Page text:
4 October 2011
OIL giant, Shell, has been accused of fuelling human rights abuses in the Niger Delta region of Nigeria by paying money and awarding contracts to armed militants, according to a new report published on Monday in London by a coalition of local and international non-governmental organisations, led by a London based NGO, the Platform.
Entitled “Counting the Cost,” the report implicated Shell in cases of serious violence in Nigeria’s oil-rich Niger Delta region from 2000 to 2010, detailing how Shell’s routine payments to armed militants exacerbated conflicts and led to the destruction of Rumuekpe town.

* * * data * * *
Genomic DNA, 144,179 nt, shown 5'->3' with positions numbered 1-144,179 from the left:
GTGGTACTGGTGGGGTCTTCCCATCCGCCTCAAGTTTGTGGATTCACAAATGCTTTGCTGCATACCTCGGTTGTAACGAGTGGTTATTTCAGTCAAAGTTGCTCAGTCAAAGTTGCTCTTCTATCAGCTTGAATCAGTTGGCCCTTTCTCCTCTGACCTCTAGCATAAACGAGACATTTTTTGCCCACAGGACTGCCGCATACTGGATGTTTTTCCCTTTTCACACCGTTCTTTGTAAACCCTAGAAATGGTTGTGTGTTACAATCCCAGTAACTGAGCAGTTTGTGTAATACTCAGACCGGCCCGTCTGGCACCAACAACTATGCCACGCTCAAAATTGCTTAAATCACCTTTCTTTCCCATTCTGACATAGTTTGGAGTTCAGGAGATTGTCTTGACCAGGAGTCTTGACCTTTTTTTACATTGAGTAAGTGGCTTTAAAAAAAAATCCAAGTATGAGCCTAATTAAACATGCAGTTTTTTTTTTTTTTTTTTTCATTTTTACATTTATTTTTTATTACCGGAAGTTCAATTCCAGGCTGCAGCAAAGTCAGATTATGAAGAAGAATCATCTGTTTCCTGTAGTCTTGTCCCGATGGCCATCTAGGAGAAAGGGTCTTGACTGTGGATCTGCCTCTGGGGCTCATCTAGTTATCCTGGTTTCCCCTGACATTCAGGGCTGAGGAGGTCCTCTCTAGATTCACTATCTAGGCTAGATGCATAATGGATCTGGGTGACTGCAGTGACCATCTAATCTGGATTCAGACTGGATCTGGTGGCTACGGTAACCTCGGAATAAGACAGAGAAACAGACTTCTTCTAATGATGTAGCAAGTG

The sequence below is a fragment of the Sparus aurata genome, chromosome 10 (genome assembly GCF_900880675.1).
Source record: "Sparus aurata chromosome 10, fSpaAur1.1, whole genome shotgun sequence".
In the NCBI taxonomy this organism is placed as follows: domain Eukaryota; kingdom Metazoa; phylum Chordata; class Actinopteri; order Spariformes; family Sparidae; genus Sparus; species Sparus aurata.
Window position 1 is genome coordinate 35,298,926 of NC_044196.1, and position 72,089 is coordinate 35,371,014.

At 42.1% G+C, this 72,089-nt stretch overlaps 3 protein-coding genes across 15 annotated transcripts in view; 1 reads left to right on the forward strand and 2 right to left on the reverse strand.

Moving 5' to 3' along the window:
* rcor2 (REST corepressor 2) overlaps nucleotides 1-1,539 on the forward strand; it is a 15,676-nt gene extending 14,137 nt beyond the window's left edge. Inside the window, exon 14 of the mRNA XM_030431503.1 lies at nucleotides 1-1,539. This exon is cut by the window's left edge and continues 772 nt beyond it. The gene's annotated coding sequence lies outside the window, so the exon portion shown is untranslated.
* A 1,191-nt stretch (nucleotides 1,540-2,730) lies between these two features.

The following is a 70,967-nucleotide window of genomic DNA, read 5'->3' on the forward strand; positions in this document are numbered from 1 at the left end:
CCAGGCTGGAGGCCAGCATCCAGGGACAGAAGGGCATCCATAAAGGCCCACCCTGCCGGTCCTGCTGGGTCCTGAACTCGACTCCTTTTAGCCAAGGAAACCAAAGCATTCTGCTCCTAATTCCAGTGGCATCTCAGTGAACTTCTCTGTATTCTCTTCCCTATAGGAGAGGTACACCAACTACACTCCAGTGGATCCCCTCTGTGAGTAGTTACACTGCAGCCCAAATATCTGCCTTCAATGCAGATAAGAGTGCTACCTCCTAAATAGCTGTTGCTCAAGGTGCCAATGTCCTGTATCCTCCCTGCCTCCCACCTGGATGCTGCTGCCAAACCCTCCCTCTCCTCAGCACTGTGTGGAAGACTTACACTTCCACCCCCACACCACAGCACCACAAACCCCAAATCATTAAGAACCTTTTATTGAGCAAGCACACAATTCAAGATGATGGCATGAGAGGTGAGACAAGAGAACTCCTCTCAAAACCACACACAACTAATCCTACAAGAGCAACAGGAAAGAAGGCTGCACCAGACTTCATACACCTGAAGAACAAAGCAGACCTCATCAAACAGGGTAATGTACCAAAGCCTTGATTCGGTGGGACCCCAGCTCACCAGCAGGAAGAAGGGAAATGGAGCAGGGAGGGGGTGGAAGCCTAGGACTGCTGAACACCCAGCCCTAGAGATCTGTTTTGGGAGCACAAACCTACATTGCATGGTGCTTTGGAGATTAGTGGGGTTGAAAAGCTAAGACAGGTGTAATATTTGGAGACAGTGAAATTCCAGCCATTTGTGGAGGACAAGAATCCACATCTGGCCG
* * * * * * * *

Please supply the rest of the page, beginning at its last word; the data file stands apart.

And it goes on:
Shell was also accused of collaborating with the state in the execution in 1995 of writer, Ken Saro-Wiwa and other leaders of the Ogoni tribe.
Shell was said to have paid $15.5 million to the eight families in settlement, and key documents implicating it never saw the light of day during the trial.
Shell has, however, disputed the report, defending its human rights record and questioning the accuracy of the evidence, even while it has pledged to study the recommendations, according to its